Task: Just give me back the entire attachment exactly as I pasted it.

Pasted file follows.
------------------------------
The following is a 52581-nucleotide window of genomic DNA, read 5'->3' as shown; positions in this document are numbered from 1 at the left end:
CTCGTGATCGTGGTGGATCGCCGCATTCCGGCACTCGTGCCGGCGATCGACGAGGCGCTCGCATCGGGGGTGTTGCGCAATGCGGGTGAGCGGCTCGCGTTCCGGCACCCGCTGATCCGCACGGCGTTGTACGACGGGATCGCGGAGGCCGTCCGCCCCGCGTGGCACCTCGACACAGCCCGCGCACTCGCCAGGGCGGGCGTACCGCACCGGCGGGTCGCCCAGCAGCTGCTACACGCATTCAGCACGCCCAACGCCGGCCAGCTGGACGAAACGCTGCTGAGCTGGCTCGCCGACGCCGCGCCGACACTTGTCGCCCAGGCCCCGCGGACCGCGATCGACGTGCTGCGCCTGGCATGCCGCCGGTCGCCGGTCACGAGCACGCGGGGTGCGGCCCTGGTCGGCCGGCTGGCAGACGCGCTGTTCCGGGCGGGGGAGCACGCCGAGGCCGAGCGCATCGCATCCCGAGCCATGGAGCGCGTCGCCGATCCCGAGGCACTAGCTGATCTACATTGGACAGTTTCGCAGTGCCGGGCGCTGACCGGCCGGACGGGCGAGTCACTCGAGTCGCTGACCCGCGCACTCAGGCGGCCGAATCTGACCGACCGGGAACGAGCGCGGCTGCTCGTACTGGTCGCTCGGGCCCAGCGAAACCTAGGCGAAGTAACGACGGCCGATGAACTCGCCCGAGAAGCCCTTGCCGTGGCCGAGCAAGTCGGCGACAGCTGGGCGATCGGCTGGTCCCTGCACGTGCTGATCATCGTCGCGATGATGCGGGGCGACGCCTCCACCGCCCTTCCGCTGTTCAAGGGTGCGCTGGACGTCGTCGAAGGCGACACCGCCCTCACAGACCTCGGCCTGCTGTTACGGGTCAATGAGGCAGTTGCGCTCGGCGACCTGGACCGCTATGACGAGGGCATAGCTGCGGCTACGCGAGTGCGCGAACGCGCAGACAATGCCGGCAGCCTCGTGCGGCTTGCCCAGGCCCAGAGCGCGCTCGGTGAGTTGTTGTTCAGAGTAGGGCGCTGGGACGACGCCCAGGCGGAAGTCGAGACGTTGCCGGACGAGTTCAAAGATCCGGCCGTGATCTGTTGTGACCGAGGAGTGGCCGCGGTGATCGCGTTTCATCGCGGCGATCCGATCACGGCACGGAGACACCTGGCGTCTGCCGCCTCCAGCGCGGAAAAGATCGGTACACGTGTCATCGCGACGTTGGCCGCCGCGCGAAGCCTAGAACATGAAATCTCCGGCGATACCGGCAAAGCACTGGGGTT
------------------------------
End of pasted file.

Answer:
The following is a 52581-nucleotide window of genomic DNA, read 5'->3' as shown; positions in this document are numbered from 1 at the left end:
CTCGTGATCGTGGTGGATCGCCGCATTCCGGCACTCGTGCCGGCGATCGACGAGGCGCTCGCATCGGGGGTGTTGCGCAATGCGGGTGAGCGGCTCGCGTTCCGGCACCCGCTGATCCGCACGGCGTTGTACGACGGGATCGCGGAGGCCGTCCGCCCCGCGTGGCACCTCGACACAGCCCGCGCACTCGCCAGGGCGGGCGTACCGCACCGGCGGGTCGCCCAGCAGCTGCTACACGCATTCAGCACGCCCAACGCCGGCCAGCTGGACGAAACGCTGCTGAGCTGGCTCGCCGACGCCGCGCCGACACTTGTCGCCCAGGCCCCGCGGACCGCGATCGACGTGCTGCGCCTGGCATGCCGCCGGTCGCCGGTCACGAGCACGCGGGGTGCGGCCCTGGTCGGCCGGCTGGCAGACGCGCTGTTCCGGGCGGGGGAGCACGCCGAGGCCGAGCGCATCGCATCCCGAGCCATGGAGCGCGTCGCCGATCCCGAGGCACTAGCTGATCTACATTGGACAGTTTCGCAGTGCCGGGCGCTGACCGGCCGGACGGGCGAGTCACTCGAGTCGCTGACCCGCGCACTCAGGCGGCCGAATCTGACCGACCGGGAACGAGCGCGGCTGCTCGTACTGGTCGCTCGGGCCCAGCGAAACCTAGGCGAAGTAACGACGGCCGATGAACTCGCCCGAGAAGCCCTTGCCGTGGCCGAGCAAGTCGGCGACAGCTGGGCGATCGGCTGGTCCCTGCACGTGCTGATCATCGTCGCGATGATGCGGGGCGACGCCTCCACCGCCCTTCCGCTGTTCAAGGGTGCGCTGGACGTCGTCGAAGGCGACACCGCCCTCACAGACCTCGGCCTGCTGTTACGGGTCAATGAGGCAGTTGCGCTCGGCGACCTGGACCGCTATGACGAGGGCATAGCTGCGGCTACGCGAGTGCGCGAACGCGCAGACAATGCCGGCAGCCTCGTGCGGCTTGCCCAGGCCCAGAGCGCGCTCGGTGAGTTGTTGTTCAGAGTAGGGCGCTGGGACGACGCCCAGGCGGAAGTCGAGACGTTGCCGGACGAGTTCAAAGATCCGGCCGTGATCTGTTGTGACCGAGGAGTGGCCGCGGTGATCGCGTTTCATCGCGGCGATCCGATCACGGCACGGAGACACCTGGCGTCTGCCGCCTCCAGCGCGGAAAAGATCGGTACACGTGTCATCGCGACGTTGGCCGCCGCGCGAAGCCTAGAACATGAAATCTCCGGCGATACCGGCAAAGCACTGGGGTT